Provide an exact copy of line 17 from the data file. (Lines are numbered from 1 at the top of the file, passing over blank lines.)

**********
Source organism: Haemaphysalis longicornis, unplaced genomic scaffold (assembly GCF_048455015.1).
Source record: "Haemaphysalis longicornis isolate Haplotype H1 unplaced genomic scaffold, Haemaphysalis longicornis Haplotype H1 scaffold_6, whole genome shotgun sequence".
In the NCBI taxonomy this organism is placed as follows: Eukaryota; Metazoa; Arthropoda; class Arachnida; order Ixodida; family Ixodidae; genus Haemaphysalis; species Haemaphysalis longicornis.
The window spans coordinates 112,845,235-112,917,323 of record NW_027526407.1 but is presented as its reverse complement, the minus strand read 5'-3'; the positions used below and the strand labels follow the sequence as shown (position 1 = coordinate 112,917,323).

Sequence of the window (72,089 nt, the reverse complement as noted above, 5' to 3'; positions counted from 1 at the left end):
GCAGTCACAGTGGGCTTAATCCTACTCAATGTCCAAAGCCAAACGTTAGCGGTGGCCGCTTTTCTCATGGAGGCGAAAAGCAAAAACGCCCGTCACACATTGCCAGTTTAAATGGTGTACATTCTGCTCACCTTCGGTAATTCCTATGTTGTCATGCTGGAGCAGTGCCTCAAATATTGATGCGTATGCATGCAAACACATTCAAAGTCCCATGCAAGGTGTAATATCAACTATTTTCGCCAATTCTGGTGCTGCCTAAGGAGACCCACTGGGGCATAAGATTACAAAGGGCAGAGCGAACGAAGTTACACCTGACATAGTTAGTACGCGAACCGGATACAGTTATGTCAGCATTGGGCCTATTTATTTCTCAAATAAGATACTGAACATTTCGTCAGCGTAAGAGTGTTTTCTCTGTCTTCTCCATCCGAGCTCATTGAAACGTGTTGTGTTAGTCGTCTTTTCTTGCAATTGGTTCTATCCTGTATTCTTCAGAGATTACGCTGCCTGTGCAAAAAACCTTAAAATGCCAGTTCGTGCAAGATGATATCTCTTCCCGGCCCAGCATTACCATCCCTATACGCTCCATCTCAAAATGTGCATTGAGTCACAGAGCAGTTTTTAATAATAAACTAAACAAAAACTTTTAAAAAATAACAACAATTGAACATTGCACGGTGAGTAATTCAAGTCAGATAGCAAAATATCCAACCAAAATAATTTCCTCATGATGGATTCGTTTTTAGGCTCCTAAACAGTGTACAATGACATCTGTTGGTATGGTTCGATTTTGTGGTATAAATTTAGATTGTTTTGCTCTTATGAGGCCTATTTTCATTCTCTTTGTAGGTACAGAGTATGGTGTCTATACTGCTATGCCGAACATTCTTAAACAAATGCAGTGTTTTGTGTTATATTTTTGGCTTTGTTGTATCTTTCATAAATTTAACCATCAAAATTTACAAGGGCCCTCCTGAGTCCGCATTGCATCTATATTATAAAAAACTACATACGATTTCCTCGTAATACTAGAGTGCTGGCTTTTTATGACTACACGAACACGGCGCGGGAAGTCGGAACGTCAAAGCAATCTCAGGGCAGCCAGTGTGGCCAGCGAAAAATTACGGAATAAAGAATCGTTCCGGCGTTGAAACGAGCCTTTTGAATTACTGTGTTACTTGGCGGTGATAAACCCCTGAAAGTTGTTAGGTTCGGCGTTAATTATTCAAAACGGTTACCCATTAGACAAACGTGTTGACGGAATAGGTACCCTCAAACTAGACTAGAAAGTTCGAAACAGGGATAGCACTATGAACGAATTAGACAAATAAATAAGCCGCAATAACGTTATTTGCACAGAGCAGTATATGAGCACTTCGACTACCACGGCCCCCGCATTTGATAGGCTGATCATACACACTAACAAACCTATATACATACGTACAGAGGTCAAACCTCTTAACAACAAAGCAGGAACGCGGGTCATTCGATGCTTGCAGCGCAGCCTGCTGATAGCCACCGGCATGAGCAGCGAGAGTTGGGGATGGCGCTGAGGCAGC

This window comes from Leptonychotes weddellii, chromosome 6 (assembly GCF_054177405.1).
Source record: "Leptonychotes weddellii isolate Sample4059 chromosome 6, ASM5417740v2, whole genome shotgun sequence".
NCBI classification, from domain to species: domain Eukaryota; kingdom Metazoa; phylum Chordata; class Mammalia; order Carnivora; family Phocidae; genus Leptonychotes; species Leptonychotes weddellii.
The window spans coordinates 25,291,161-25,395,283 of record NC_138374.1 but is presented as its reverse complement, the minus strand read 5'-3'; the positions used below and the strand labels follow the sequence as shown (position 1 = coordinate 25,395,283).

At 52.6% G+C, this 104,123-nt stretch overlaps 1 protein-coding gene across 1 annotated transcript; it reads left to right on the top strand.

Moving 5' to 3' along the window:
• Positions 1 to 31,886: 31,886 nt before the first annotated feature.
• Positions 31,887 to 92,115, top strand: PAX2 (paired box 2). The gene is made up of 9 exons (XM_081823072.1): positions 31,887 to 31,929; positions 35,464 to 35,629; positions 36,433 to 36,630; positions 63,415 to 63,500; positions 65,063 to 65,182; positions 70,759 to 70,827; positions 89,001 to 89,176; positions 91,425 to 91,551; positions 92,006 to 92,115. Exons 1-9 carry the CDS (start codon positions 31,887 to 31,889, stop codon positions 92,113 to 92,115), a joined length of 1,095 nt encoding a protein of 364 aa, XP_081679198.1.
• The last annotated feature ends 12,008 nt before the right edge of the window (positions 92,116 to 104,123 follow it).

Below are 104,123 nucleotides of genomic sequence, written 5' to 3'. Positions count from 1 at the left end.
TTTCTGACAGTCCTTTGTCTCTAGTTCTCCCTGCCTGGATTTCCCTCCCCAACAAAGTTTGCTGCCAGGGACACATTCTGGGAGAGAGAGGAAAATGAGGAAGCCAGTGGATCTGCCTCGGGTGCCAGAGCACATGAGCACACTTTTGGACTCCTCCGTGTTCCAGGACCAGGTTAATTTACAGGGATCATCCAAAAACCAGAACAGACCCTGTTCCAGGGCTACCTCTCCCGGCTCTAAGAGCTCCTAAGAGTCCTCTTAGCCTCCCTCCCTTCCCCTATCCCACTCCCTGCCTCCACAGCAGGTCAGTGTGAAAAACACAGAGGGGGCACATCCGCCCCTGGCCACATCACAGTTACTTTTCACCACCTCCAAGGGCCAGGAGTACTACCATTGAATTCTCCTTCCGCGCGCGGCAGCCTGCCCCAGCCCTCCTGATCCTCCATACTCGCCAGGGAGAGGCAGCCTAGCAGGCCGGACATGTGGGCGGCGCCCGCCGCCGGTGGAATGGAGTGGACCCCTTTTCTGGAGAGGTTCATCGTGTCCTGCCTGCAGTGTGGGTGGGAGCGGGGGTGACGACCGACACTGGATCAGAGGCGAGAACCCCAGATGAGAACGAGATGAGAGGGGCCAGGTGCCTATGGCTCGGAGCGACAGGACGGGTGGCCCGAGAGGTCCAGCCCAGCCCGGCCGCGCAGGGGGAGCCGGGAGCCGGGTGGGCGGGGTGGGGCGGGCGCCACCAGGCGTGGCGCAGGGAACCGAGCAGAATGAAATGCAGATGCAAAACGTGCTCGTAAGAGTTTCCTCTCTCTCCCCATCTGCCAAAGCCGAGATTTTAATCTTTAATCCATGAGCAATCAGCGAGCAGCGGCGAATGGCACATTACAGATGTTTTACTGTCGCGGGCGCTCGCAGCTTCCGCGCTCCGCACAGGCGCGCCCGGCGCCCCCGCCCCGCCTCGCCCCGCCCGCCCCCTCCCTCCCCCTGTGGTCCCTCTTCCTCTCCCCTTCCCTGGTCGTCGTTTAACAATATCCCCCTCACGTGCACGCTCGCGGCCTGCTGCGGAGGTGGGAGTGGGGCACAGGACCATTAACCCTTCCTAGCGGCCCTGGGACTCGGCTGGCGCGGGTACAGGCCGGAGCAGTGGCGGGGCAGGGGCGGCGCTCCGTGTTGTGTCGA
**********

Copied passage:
TTTCTGACAGTCCTTTGTCTCTAGTTCTCCCTGCCTGGATTTCCCTCCCCAACAAAGTTTGCTGCCAGGGACACATTCTGGGAGAGAGAGGAAAATGAGGAAGCCAGTGGATCTGCCTCGGGTGCCAGAGCACATGAGCACACTTTTGGACTCCTCCGTGTTCCAGGACCAGGTTAATTTACAGGGATCATCCAAAAACCAGAACAGACCCTGTTCCAGGGCTACCTCTCCCGGCTCTAAGAGCTCCTAAGAGTCCTCTTAGCCTCCCTCCCTTCCCCTATCCCACTCCCTGCCTCCACAGCAGGTCAGTGTGAAAAACACAGAGGGGGCACATCCGCCCCTGGCCACATCACAGTTACTTTTCACCACCTCCAAGGGCCAGGAGTACTACCATTGAATTCTCCTTCCGCGCGCGGCAGCCTGCCCCAGCCCTCCTGATCCTCCATACTCGCCAGGGAGAGGCAGCCTAGCAGGCCGGACATGTGGGCGGCGCCCGCCGCCGGTGGAATGGAGTGGACCCCTTTTCTGGAGAGGTTCATCGTGTCCTGCCTGCAGTGTGGGTGGGAGCGGGGGTGACGACCGACACTGGATCAGAGGCGAGAACCCCAGATGAGAACGAGATGAGAGGGGCCAGGTGCCTATGGCTCGGAGCGACAGGACGGGTGGCCCGAGAGGTCCAGCCCAGCCCGGCCGCGCAGGGGGAGCCGGGAGCCGGGTGGGCGGGGTGGGGCGGGCGCCACCAGGCGTGGCGCAGGGAACCGAGCAGAATGAAATGCAGATGCAAAACGTGCTCGTAAGAGTTTCCTCTCTCTCCCCATCTGCCAAAGCCGAGATTTTAATCTTTAATCCATGAGCAATCAGCGAGCAGCGGCGAATGGCACATTACAGATGTTTTACTGTCGCGGGCGCTCGCAGCTTCCGCGCTCCGCACAGGCGCGCCCGGCGCCCCCGCCCCGCCTCGCCCCGCCCGCCCCCTCCCTCCCCCTGTGGTCCCTCTTCCTCTCCCCTTCCCTGGTCGTCGTTTAACAATATCCCCCTCACGTGCACGCTCGCGGCCTGCTGCGGAGGTGGGAGTGGGGCACAGGACCATTAACCCTTCCTAGCGGCCCTGGGACTCGGCTGGCGCGGGTACAGGCCGGAGCAGTGGCGGGGCAGGGGCGGCGCTCCGTGTTGTGTCGA